eDiscovery Iceberg

The eDiscovery Iceberg is Ahead! Can You Avoid It?: eDiscovery Best Practices

In the classic movie Titanic, the crewman on watch spotted the iceberg looming ahead and yelled, “Iceberg, right ahead!”, but the crew wasn’t still able to adjust in time to avoid it and the ship sank. According to an article by Insight Optix, the eDiscovery iceberg is ahead for many who don’t adjust how they conduct it.

In their article The Iceberg is Ahead! Can You Avoid it in Time?, Insight Optix explores four key factors forcing eDiscovery teams to “change course”. Here’s one of them:

Billing Models for eDiscovery Solutions: Many cloud-based eDiscovery solutions have historically built their billing models on the amount of data collected, processed and hosted within their solutions, with the client billed a one-time charge for collection and processing, and a monthly charge for hosting – both based on volume of data. Those billing models are typically on a per gigabyte (GB) basis, so the more GBs that are collected, processed, and hosted, the more expensive it becomes to manage potentially discoverable data to support discovery use cases, such as litigation and investigations.


Interesting! So, what are the other three key factors that are causing the eDiscovery iceberg to be looming ahead for many organizations? More importantly, what can you do to avoid the eDiscovery iceberg and what are the objectives and benefits of a Strategic Discovery Scoping approach to do so? Find out here – it’s only one more click! 😉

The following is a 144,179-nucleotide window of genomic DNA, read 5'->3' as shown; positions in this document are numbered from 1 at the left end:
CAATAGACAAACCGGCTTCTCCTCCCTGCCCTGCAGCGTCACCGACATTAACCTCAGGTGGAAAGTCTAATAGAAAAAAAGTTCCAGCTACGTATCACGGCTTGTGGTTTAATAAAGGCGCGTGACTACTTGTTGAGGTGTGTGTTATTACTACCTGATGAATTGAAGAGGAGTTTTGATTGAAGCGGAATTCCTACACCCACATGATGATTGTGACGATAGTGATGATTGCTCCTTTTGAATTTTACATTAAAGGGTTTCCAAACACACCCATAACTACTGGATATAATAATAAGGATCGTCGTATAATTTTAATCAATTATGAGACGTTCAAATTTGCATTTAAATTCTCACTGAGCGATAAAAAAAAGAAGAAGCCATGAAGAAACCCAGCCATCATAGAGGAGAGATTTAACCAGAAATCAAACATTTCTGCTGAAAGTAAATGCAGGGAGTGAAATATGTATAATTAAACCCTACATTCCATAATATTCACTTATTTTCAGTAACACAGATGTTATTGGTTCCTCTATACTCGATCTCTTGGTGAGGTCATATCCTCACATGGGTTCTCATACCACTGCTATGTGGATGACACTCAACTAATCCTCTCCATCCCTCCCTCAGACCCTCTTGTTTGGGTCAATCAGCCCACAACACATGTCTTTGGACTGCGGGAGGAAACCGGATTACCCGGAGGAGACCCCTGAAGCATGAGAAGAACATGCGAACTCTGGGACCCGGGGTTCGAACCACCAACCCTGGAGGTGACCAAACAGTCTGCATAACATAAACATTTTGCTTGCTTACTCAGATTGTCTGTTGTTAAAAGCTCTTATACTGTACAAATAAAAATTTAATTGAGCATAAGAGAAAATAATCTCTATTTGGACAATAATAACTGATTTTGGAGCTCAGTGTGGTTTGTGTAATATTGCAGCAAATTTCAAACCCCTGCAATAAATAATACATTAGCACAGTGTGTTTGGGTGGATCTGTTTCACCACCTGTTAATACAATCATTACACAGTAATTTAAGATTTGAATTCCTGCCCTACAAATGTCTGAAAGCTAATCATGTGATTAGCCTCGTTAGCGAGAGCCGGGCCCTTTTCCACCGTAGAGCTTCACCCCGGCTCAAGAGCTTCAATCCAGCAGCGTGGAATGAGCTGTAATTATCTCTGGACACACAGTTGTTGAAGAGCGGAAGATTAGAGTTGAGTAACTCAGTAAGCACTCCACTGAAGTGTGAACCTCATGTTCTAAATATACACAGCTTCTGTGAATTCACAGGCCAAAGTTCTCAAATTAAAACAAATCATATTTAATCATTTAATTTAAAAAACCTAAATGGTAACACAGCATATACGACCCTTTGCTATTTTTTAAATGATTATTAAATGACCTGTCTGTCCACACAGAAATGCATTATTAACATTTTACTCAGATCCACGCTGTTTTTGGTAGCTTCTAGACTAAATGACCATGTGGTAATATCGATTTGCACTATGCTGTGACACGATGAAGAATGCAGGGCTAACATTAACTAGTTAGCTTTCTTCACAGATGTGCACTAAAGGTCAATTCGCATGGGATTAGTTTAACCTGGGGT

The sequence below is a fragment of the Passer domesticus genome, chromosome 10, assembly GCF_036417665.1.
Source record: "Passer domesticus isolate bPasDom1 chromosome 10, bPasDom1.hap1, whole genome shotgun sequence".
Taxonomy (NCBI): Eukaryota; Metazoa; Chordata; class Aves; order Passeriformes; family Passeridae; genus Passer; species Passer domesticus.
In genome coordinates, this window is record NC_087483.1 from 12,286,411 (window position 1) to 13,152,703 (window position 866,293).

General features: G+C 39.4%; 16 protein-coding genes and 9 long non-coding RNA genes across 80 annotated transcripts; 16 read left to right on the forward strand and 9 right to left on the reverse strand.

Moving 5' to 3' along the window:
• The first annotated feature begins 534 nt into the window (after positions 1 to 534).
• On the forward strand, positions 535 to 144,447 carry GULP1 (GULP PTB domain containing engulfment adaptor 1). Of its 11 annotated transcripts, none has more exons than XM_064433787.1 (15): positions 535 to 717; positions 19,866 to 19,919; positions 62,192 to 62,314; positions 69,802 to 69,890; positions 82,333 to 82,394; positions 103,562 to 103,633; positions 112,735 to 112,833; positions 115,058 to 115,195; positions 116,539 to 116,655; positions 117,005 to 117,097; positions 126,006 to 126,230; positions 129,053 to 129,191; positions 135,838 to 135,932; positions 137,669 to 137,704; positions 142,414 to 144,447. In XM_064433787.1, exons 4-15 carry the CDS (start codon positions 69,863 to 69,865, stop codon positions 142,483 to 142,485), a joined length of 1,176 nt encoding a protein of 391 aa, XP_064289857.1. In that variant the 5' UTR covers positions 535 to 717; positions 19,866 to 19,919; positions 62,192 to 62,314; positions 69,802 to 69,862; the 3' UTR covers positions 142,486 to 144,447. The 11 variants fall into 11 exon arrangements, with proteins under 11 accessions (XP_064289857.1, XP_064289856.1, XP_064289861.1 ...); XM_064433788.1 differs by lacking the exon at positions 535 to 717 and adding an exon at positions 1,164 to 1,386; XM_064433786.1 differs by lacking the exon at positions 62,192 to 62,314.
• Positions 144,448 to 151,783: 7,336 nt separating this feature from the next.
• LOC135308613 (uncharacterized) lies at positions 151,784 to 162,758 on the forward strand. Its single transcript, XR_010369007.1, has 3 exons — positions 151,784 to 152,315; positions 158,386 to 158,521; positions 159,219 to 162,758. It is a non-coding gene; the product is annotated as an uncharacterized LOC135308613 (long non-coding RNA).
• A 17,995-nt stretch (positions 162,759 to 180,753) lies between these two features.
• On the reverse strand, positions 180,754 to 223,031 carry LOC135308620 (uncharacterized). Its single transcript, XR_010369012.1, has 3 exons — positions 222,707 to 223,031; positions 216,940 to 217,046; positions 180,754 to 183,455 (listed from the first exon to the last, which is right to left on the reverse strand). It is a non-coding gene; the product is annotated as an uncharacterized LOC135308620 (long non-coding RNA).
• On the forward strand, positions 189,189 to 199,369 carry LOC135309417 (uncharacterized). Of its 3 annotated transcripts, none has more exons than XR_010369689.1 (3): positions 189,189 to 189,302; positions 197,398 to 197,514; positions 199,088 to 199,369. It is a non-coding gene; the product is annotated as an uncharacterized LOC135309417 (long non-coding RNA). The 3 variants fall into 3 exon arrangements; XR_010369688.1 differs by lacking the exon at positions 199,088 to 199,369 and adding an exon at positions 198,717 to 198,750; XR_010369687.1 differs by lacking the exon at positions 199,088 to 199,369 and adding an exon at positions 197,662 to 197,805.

So, what do you think?  Do you think your organization is heading toward the eDiscovery iceberg?  Please share any comments you might have or if you’d like to know more about a particular topic.

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Disclaimer: The views represented herein are exclusively the views of the author, and do not necessarily represent the views held by my employer, my partners or my clients. eDiscovery Today is made available solely for educational purposes to provide general information about general eDiscovery principles and not to provide specific legal advice applicable to any particular circumstance. eDiscovery Today should not be used as a substitute for competent legal advice from a lawyer you have retained and who has agreed to represent you.

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